Yamagata and Film
The Flowers of Yamagata Blossom
Most people in Yamagata are not interested in the fact that they host an international documentary film festival in their prefecture. This may be hard to believe for some of you who hold this catalog in your hands, but it is something that I have felt for many years. There are no figures or data to prove it, and I know that many locals are indeed involved in the festival, as staff or audience members. But I feel this way since I often hear people say that they have never been to it, they do not know where or when it is held, nor do they even have any interest in attending.
There seems to be no single reason for the lack of interest. Some people are too overwhelmed by daily life to find time, some are convinced that documentaries are difficult, while others are afraid of communicating with people from abroad. I was even surprised to hear some say that they couldn’t be bothered with “outsiders” kicking up such a big fuss and pretending they had anything to do with Yamagata. The one opinion these people shared was that the festival had nothing to do with them. It seemed necessary to find a way to communicate that Yamagata locals are also key players in the festival. It is with this idea that the Yamagata and Film program was born in 2007.
Initially, Yamagata and Film began with the screening of films and directors with some connection to Yamagata Prefecture, in addition to the digging out of films on 8mm and 16mm that had been collecting dust somewhere the prefecture. The idea was to make the program appealing to local residents based on nostalgia, or the knowledge that they were being provided with the opportunity to see something rare. However, now that ten years have passed, a broader and more layered line-up has naturally emerged. It is not that we on the programming side sought to change course, but in fact it is the result of a change (albeit a moderate one) in the consciousness of the viewers. That is, the citizens of Yamagata began to demand richer films, and a more profound look at Yamagata that went beyond mere nostalgia and exaltation of the prefecture. We are proud to declare that once again, we believe the program this year to be a diverse one in which this richness and profundity may be felt.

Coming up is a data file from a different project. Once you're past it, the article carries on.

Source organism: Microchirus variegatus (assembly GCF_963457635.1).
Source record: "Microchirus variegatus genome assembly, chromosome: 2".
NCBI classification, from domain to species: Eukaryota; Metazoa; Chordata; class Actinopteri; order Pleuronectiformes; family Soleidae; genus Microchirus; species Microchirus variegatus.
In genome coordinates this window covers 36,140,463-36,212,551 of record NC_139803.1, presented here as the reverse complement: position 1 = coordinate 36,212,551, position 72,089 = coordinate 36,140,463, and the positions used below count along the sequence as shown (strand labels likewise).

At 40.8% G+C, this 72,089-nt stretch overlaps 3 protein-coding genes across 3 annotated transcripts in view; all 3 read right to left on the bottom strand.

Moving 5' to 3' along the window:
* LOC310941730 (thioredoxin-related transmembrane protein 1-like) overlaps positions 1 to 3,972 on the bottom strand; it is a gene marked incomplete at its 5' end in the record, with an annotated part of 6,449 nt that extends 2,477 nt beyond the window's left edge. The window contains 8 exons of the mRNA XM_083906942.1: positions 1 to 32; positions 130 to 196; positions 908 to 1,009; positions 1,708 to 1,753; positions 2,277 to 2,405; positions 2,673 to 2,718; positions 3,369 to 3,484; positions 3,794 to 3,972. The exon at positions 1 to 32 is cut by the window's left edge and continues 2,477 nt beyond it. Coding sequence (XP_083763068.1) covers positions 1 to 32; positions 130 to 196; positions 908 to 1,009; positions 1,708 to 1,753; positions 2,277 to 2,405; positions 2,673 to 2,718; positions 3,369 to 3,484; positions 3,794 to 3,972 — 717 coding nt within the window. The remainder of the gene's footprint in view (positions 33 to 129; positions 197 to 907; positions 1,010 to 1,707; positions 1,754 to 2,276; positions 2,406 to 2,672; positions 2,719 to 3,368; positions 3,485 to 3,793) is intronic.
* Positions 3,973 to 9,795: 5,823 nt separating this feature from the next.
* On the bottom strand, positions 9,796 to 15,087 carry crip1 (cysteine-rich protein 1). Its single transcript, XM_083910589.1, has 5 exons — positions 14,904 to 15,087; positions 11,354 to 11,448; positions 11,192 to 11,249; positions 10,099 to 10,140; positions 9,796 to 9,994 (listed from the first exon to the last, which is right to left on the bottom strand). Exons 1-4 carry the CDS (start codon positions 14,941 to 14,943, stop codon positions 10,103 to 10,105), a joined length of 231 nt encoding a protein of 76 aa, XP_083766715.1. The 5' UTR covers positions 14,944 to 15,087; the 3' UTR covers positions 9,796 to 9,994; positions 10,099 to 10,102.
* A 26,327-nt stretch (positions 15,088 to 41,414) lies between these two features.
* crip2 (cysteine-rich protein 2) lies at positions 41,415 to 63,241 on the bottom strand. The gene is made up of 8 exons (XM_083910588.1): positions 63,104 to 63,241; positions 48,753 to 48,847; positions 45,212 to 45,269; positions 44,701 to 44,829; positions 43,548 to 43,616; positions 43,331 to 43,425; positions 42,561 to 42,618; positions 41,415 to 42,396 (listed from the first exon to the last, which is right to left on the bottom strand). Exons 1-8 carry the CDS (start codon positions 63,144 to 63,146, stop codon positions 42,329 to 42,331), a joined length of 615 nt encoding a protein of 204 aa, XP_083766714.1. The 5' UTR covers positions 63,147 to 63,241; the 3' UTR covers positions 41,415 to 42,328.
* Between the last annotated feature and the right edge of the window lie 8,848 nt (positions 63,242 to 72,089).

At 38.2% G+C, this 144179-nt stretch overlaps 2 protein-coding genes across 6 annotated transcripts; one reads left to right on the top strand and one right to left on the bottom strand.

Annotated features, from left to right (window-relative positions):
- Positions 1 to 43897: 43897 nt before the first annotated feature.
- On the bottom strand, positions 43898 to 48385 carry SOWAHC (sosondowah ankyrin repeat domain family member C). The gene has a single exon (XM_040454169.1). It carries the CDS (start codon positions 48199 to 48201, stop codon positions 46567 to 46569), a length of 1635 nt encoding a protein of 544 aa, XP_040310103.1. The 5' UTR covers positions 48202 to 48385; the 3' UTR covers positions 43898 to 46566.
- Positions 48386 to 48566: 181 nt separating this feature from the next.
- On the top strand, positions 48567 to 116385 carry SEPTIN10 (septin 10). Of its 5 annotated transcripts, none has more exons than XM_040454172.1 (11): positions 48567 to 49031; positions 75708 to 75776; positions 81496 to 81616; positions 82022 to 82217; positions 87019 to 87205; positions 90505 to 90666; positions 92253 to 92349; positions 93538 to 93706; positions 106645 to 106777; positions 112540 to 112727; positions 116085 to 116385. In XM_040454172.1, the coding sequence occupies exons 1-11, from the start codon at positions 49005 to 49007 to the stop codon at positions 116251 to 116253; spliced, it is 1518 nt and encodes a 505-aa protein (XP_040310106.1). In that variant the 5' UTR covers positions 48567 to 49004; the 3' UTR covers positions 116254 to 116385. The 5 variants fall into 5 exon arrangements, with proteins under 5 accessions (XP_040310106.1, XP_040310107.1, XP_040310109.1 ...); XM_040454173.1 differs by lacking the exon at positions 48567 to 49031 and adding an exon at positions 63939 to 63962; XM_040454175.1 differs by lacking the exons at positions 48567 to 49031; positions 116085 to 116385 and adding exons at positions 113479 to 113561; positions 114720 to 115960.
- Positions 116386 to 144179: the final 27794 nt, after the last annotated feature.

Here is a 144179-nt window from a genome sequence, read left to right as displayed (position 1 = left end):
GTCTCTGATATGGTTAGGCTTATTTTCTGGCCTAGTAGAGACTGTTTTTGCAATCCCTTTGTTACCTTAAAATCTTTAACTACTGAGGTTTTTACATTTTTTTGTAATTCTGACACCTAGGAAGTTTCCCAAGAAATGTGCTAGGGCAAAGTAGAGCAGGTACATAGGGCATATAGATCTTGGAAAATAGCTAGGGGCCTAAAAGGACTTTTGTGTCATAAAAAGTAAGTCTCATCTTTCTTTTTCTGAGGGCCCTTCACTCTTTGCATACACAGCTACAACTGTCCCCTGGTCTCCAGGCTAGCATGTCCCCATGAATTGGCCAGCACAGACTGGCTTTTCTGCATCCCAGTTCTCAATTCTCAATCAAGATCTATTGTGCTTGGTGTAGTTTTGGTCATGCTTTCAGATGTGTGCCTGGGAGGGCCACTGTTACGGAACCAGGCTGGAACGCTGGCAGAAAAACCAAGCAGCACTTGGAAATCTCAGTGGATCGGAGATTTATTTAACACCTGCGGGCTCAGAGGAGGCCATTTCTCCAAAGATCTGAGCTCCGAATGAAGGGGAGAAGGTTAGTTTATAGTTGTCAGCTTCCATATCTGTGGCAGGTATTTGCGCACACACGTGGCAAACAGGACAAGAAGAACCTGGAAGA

For the 30th anniversary of YIDFF, we will be screening A Movie Capital, a faithful document of the festival’s early struggles, along with A Movie Capital Again, which captured a turning point for the festival. Together, these two fascinating films ask anew why exactly the festival continues in Yamagata. Through “Living in Snow Country! What is Seccho?” a documentary about the snow damage research center that once existed in this prefecture, we hope to think about the relationships between snow and Yamagata, and between farming villages and art. The Mr. O program features a trilogy of films documenting the performances of the world-renowned butoh dancer, Ohno Kazuo. A record of his performance in Yamagata City in 2001 will also be shown for the first time. There will additionally be a screening of films from the vaults of the Prefectural Education Center, a display of materials that trace the relationship between Yamagata and movie theaters, a “Home Movie Day” that explores new possibilities in cinema through the private films of directors and guests of the film festival as well as a symposium around Yamagata’s acceptance into the UNESCO Creative Cities Network; all these explore the relationship of Yamagata to this film festival.
As mentioned earlier, the reason that the Yamagata and Film program has become so diverse is largely due to changes in awareness in the citizens of the prefecture. If so, it perhaps may now also be time to retract the opening of this essay, and replace it as follows: The citizens of this prefecture are now very interested in the film festival, and the seeds that were sowed are about to flower.
Let us capture the moment of their blossoming together.